I enjoy historical museums and reading local history. I have a special fondness for Haarlem.
I keep a total list of artists referenced in Arnold Houbraken's "Schouburgh" (3 volumes, published in 1718, 1719, and 1721) here, and a rough measure of progress is here. I also try to keep the interwiki links up to date between the Engish Wikipedia and Commons for these artists. Now and then I update this list as I untangle more artist names (Houbraken's spelling and use of nicknames can be very confusing). In my opinion this entire book could be indexed on Wiki source, and I have already started to do this, but I could use some help.
The interesting thing about this project is that it is a project without borders, since paintings and associated engravings by these artists are spread today all over the world. As such it has helped me learn about the power of wikipedia collaboration.
How I got started on Houbraken
I started becoming interested in the Haarlem art of the Frans Hals Museum about 10 years ago, and started reading about Frans Hals and earlier Dutch master painters from the Haarlem area, such as Geertgen tot Sint Jans, Jan van Scorel, Maerten van Heemskerck, and Goltzius. This lead to me reading up on art history, starting with Giorgio Vasari, which led me to the Haarlem art historian Karel van Mander. When I saw his original books in the archives I was hooked. My first steps in sorting out the art biography pages on Wikipedia was looking up his Schilder-boeck sketches in the Digital library for Dutch literature (dbnl.org). This led me to the later art biographers Cornelis de Bie (Gulden Kabinet), Joachim von Sandrart (Teutsche Akademie) and Arnold Houbraken's Schouburg. Since then I have been busy adding artists from the Houbraken book, based mostly on his order of importance (Page title = very important, Upper case = important, Lower case = notable). Today every artist mentioned in Houbraken is considered notable, with some of these artists' work reaching ridiculous prices on the international art market.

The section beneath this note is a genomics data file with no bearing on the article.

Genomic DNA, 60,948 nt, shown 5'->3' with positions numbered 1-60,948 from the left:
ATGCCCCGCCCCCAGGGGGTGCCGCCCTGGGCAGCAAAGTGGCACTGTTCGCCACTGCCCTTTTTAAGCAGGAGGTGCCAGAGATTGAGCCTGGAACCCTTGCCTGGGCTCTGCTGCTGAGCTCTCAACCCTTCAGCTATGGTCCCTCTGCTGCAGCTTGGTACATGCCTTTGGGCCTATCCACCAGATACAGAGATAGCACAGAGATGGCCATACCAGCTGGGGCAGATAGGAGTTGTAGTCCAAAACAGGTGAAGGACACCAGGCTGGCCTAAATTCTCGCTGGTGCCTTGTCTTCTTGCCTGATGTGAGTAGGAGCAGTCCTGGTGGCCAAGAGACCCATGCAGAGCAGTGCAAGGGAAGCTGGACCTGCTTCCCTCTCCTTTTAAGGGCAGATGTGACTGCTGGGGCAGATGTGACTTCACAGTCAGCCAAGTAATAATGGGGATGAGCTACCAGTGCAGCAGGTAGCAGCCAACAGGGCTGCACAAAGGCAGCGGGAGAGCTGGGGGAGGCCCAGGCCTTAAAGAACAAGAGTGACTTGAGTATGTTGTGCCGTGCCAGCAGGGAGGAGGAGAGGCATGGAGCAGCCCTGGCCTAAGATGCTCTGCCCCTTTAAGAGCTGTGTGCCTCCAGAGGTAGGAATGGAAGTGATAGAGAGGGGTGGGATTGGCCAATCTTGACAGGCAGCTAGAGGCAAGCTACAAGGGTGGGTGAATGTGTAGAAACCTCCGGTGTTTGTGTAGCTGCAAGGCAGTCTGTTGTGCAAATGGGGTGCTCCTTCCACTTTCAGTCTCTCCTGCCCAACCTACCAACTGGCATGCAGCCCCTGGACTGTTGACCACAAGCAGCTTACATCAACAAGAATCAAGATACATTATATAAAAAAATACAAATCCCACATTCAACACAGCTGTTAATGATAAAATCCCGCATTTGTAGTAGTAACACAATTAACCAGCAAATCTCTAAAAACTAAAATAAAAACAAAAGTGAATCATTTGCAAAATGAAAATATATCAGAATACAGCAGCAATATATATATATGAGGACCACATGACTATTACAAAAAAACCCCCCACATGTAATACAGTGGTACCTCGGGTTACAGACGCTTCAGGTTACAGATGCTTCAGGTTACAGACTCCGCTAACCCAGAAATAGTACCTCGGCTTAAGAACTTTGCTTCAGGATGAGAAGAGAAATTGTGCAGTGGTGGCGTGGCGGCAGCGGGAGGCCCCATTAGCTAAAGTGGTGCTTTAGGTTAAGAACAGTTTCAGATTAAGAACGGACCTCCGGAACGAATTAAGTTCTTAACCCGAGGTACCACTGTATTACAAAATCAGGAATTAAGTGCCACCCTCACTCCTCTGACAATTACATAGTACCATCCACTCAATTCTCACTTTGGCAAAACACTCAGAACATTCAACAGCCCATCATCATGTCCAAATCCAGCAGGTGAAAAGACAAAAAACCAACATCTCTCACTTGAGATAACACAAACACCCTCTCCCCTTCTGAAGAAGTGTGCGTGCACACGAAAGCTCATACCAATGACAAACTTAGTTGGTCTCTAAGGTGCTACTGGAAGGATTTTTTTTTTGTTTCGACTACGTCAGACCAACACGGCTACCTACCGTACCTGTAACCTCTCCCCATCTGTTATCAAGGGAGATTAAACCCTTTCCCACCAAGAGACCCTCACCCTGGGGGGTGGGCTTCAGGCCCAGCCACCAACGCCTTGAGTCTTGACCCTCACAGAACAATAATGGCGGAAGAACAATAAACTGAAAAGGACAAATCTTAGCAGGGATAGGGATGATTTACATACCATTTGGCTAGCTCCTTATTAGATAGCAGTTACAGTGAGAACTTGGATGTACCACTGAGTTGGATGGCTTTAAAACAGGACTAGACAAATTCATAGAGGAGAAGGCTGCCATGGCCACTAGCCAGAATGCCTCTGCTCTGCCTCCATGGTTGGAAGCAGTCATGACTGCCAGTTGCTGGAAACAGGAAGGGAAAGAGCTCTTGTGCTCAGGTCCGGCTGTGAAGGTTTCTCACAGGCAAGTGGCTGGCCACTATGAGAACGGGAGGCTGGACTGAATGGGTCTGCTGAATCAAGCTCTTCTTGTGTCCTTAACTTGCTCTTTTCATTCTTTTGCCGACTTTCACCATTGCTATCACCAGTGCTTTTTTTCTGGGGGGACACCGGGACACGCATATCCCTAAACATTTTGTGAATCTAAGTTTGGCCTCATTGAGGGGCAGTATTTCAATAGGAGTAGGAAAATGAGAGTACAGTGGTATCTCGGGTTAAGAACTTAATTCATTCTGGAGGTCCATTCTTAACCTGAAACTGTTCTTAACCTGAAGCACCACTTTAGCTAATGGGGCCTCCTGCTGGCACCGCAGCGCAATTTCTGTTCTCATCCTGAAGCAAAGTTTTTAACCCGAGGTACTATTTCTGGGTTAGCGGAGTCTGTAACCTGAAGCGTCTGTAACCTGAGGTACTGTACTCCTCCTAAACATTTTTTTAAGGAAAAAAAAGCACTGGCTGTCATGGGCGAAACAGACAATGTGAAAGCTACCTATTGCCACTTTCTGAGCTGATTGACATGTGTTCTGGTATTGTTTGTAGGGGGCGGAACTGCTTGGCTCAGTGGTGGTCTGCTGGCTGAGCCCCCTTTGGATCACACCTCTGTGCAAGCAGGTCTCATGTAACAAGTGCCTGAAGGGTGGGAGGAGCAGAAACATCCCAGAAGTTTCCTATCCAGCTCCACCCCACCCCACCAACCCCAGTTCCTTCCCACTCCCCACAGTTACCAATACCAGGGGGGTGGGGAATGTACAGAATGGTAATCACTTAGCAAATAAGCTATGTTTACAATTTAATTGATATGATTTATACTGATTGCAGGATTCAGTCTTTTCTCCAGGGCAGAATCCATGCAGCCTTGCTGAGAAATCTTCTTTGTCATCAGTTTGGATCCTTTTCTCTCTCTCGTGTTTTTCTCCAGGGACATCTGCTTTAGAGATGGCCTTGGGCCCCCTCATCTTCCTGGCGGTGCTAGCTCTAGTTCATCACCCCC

Houbraken called women painters "paintresses" and intended to feature them in his books. There were several women active in the painting industry of Haarlem in the 1600s. Today only Judith Leyster is still famous, and that is mostly due to her works being confused with those of Frans Hals. Ironically, Houbraken did not mention her at all. As the forensic study of 17th century paintings evolves, it is interesting to see how often reattributions can be made to female members of a painter's family. Unfortunately, these women signed with their husband's name in their own time, as the work of a man brought a higher price than the work of a woman. As a result, only in those cases where the woman continued her husband's shop after his death can the attribution be made with any certainty. These attributions are most often done for engravings, rather than paintings, but it still helps to uncover the work of female artists.